America's working class has been the subject of studies analyzing the large spikes in alcohol- and drug-related deaths over the last few decades, and churches and Christian-based recovery groups are playing a vital role in saving lives by helping people overcome their addictions.
"The church should have a role in helping people with any type of addiction. Depending on the congregation and their level of resources that help will vary. Some churches are taking an active role in developing in-house assistance and counseling while others that are not funded for this type of activity are partnering with people in their congregation who have a heart and vision for this type of ministry," said Ray Perea, CEO and facility director of Revival Recovery Services in Apple Valley, California, in an interview with The Christian Post.
"As with anything it is a two sided issue. People need to reach out and make their struggle known in order for the church to help. Many people would rather keep their problem hidden. There is always room for improvement. As people begin to reach out I see the church in the future being able to provide more solutions," Perea added.
Janet Perea, who is Revival's executive director, explained that the Christian-based organization, which offers various recovery services for clients, including a Bible-based 12-step program, has always seen a high percentage of addiction among the working class.
"Every person that we have treated is either currently working or is no longer working as the result of the addiction," she told CP.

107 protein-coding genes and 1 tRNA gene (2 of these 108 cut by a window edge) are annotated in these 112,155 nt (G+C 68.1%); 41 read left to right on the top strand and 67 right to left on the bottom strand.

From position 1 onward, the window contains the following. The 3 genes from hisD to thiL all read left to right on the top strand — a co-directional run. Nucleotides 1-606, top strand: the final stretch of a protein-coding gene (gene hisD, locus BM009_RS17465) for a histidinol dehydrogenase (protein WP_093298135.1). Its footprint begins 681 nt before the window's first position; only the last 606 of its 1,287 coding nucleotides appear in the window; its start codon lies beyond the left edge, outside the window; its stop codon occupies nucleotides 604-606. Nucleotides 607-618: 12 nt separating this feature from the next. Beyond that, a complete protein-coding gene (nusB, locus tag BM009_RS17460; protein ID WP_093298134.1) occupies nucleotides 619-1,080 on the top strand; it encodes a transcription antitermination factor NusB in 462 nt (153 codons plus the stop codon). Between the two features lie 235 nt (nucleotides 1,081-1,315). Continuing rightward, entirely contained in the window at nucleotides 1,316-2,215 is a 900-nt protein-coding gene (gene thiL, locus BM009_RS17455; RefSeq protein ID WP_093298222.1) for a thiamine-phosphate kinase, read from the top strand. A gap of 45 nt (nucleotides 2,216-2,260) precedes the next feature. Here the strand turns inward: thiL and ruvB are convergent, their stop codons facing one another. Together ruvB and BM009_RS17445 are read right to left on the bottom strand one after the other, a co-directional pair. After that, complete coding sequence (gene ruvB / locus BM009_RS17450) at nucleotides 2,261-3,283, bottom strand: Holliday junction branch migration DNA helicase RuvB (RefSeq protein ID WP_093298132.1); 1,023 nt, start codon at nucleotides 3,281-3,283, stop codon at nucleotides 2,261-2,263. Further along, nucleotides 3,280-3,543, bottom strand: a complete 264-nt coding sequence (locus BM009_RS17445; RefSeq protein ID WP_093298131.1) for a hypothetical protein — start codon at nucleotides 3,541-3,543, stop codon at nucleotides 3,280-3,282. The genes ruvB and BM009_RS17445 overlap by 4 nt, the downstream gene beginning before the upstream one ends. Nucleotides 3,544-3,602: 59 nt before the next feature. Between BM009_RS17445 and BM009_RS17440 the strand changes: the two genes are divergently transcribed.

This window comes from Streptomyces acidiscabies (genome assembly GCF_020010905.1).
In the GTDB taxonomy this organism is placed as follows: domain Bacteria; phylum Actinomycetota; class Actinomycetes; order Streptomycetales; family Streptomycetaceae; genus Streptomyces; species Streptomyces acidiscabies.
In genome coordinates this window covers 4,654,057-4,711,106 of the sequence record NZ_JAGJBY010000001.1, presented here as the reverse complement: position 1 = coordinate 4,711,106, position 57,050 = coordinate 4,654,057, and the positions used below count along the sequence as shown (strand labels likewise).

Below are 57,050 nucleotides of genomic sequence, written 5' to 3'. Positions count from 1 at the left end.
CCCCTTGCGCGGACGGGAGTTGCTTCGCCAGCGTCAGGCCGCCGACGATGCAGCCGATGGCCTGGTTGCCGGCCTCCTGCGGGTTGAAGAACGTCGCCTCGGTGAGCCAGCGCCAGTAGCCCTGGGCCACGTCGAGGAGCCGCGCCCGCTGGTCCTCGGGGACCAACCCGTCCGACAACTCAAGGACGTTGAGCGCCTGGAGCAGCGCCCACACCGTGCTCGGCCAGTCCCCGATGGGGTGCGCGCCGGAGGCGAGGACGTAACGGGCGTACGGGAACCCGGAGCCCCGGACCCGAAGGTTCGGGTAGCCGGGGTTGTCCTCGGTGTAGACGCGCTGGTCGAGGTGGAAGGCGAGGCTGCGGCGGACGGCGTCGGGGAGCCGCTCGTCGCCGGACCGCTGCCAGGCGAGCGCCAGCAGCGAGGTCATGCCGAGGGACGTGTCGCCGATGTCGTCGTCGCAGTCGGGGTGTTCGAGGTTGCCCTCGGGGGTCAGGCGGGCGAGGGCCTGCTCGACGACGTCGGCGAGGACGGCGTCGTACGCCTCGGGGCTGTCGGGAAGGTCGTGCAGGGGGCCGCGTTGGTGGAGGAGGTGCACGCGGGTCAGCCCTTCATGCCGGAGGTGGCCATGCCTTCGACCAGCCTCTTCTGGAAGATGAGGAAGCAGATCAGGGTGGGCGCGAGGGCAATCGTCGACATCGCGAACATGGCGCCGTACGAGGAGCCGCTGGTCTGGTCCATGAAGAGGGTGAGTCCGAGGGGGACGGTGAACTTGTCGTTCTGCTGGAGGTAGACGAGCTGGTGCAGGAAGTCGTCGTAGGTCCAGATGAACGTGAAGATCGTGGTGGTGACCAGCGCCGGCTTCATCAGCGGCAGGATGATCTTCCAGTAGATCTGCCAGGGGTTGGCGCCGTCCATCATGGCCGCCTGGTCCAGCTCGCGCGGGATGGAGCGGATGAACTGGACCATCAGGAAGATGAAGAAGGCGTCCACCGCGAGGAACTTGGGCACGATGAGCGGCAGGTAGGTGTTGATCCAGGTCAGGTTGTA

Perea added, however, that when it comes to addiction it does not matter so much if a person is employed or unemployed.
"In many cases there has been some sort of trauma (death, physical, mental, sexual abuse and or abandonment) at an early age. Usually, the one suffering from the addiction doesn't realize where that trauma is. They may hold on to one life event that they believe to be the cause, but many times its even further back then what they remember," she said.
Analytical studies, such as findings reported by two Princeton economists, Angus Deaton and Anne Case, have found that addiction abuse continues to play a leading role in rising mortality rates among certain sections of American society, as The New York Times reported in November 2015.
Mortality data from the Centers for Disease Control and Prevention and other sources found that unlike other groups that are seeing improvement, middle-aged white Americans have seen annual death rates go up, precisely due to an epidemic of suicides and afflictions connected to substance abuse, such as alcoholic liver diseases and overdosing on drugs like heroin.
Erik Epp of Addiction No More, a 24-hour helpline for addiction supported sites, which connects people to faith-based drug rehabilitation programs, told CP in a separate interview that as much as 85 percent of calls they receive come from working class families.